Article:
The American Occupational Therapy Association (AOTA) Evidence-Based Practice Project has developed a table summarizing the research opportunities on adults with serious mental illness. The table provides an overview of the state of current available evidence on interventions within the scope of occupational therapy practice and is based on the systematic reviews from AOTA's Occupational Therapy Practice Guidelines Series. Researchers, students, and clinicians can use this information in developing innovative research to answer important questions within the occupational therapy field.
Planning a research project requires consideration of many factors. Level of interest and knowledge in a specific area, access to appropriate populations of participants, support of mentors and other researchers, and funding availability all help determine the focus of a future project. An additional component to be considered is whether adequate, up-to-date research has already been completed on a topic; if sufficient evidence is available in a given core area, this area might not be the best choice for another research project.
The best research topic may be one in which either little research has been done or the research to date is insufficient, inconclusive, or mixed. In addition, when research conducted to date provides a low level of evidence and is of limited quality, additional high-quality research in the area is needed.
The “Research Opportunities Table on Adults With Serious Mental Illness” provides an overview of the state of current available evidence on interventions within the scope of occupational therapy practice. The table is based on the systematic reviews from the Occupational Therapy Practice Guidelines Series developed by the American Occupational Therapy Association Evidence-Based Practice Project. The table lists specific interventions and indicates either that the evidence is sufficient to support the intervention or that moderate, mixed, or few studies support the intervention and therefore it is a priority research area. Please refer to the Occupational Therapy Practice Guidelines for Adults With Serious Mental Illness (Brown, 2012) and the American Journal of Occupational Therapy Special Issue on the Effectiveness of Occupational Therapy Services in Mental Health Practice (Gutman, 2011) for more information on the topic area and the systematic review process.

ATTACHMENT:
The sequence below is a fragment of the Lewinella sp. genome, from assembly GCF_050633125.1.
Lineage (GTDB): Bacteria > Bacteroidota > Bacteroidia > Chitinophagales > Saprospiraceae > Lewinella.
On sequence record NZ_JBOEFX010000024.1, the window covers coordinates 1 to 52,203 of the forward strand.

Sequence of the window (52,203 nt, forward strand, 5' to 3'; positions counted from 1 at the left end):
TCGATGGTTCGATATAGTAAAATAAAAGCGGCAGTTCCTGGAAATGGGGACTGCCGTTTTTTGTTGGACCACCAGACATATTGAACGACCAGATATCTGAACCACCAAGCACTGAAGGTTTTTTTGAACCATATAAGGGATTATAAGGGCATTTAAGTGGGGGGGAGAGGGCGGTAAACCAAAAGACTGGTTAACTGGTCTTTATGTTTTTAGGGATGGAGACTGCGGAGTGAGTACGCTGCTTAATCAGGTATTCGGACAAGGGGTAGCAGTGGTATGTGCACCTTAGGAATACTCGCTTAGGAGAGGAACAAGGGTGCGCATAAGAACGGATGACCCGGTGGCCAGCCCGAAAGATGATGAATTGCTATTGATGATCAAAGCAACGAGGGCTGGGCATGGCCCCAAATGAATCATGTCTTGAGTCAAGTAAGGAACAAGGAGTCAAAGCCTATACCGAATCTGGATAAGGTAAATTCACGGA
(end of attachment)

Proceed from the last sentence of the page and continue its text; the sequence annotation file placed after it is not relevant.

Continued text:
This table also is posted online for researchers to use to inform the occupational therapy community about their work. The table is linked to Google Drive and offers a place for researchers to include information on recently completed and ongoing research. It is hoped that this information will make the research planning process easier, minimize duplication of research efforts, and stimulate discussions among researchers with similar interests, which can then facilitate the creation of research networks and multisite studies. Researchers, students, and clinicians can use this information in developing innovative research to answer important questions within the occupational therapy field. To add current or ongoing research to the table, visit http://www.aota.org/researchopportunitiestables.
Researchers are also encouraged to enter their projects into AOTA’s Researcher Database at http://myaota.aota.org/research/. This database provides AOTA with information such as relevant clinical settings and populations, International Classification of Functioning, Disability and Health level (World Health Organization, 2001), funder (if any), and key words to help guide research advocacy and policy initiatives.
AOTA acknowledges the work of Matthew Bernardo, Stacia Matthews, and Melissa Stutzbach, who participated in the development of the Research Opportunities tables while at AOTA in Bethesda, MD. This work is based in part on the American Journal of Occupational Therapy Special Issue on the Effectiveness of Occupational Therapy Services in Mental Health Practice (Gutman, 2011) and the Occupational Therapy Practice Guidelines for Adults With Serious Mental Illness (Brown, 2012), all from the AOTA Evidence-Based Practice Project.